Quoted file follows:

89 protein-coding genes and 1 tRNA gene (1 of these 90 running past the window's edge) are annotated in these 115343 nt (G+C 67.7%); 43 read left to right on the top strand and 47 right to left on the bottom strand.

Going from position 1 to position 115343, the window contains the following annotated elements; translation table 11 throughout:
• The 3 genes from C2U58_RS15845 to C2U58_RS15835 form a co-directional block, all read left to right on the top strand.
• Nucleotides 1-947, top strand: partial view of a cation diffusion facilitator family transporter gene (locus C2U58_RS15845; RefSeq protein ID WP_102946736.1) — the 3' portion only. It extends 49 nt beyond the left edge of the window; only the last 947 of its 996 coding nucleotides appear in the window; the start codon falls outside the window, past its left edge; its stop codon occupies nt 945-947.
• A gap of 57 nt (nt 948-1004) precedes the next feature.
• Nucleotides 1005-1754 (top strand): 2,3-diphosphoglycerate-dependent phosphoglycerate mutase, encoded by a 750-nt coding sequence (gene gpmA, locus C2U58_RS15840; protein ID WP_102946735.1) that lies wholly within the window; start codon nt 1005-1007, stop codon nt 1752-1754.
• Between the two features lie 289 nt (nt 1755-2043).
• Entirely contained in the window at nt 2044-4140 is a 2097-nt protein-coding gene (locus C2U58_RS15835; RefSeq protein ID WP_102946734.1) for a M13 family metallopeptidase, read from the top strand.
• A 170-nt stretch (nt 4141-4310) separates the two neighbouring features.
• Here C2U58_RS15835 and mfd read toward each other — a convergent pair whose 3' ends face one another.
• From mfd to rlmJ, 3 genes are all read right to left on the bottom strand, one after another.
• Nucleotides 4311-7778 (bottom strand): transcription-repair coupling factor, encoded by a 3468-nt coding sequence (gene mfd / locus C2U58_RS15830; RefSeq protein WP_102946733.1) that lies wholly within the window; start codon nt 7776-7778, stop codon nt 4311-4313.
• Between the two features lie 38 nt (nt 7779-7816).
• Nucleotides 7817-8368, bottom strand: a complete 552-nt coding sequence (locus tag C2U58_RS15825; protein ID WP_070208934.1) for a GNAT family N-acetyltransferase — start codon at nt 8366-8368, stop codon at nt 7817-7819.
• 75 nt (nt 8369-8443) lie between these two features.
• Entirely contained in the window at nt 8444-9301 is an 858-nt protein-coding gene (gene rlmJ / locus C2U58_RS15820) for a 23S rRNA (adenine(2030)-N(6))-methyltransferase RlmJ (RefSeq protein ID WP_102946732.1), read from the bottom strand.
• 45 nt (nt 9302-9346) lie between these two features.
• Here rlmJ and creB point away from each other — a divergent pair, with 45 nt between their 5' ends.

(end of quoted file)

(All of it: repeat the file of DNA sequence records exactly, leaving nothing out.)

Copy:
89 protein-coding genes and 1 tRNA gene (1 of these 90 running past the window's edge) are annotated in these 115343 nt (G+C 67.7%); 43 read left to right on the top strand and 47 right to left on the bottom strand.

Going from position 1 to position 115343, the window contains the following annotated elements; translation table 11 throughout:
• The 3 genes from C2U58_RS15845 to C2U58_RS15835 form a co-directional block, all read left to right on the top strand.
• Nucleotides 1-947, top strand: partial view of a cation diffusion facilitator family transporter gene (locus C2U58_RS15845; RefSeq protein ID WP_102946736.1) — the 3' portion only. It extends 49 nt beyond the left edge of the window; only the last 947 of its 996 coding nucleotides appear in the window; the start codon falls outside the window, past its left edge; its stop codon occupies nt 945-947.
• A gap of 57 nt (nt 948-1004) precedes the next feature.
• Nucleotides 1005-1754 (top strand): 2,3-diphosphoglycerate-dependent phosphoglycerate mutase, encoded by a 750-nt coding sequence (gene gpmA, locus C2U58_RS15840; protein ID WP_102946735.1) that lies wholly within the window; start codon nt 1005-1007, stop codon nt 1752-1754.
• Between the two features lie 289 nt (nt 1755-2043).
• Entirely contained in the window at nt 2044-4140 is a 2097-nt protein-coding gene (locus C2U58_RS15835; RefSeq protein ID WP_102946734.1) for a M13 family metallopeptidase, read from the top strand.
• A 170-nt stretch (nt 4141-4310) separates the two neighbouring features.
• Here C2U58_RS15835 and mfd read toward each other — a convergent pair whose 3' ends face one another.
• From mfd to rlmJ, 3 genes are all read right to left on the bottom strand, one after another.
• Nucleotides 4311-7778 (bottom strand): transcription-repair coupling factor, encoded by a 3468-nt coding sequence (gene mfd / locus C2U58_RS15830; RefSeq protein WP_102946733.1) that lies wholly within the window; start codon nt 7776-7778, stop codon nt 4311-4313.
• Between the two features lie 38 nt (nt 7779-7816).
• Nucleotides 7817-8368, bottom strand: a complete 552-nt coding sequence (locus tag C2U58_RS15825; protein ID WP_070208934.1) for a GNAT family N-acetyltransferase — start codon at nt 8366-8368, stop codon at nt 7817-7819.
• 75 nt (nt 8369-8443) lie between these two features.
• Entirely contained in the window at nt 8444-9301 is an 858-nt protein-coding gene (gene rlmJ / locus C2U58_RS15820) for a 23S rRNA (adenine(2030)-N(6))-methyltransferase RlmJ (RefSeq protein ID WP_102946732.1), read from the bottom strand.
• 45 nt (nt 9302-9346) lie between these two features.
• Here rlmJ and creB point away from each other — a divergent pair, with 45 nt between their 5' ends.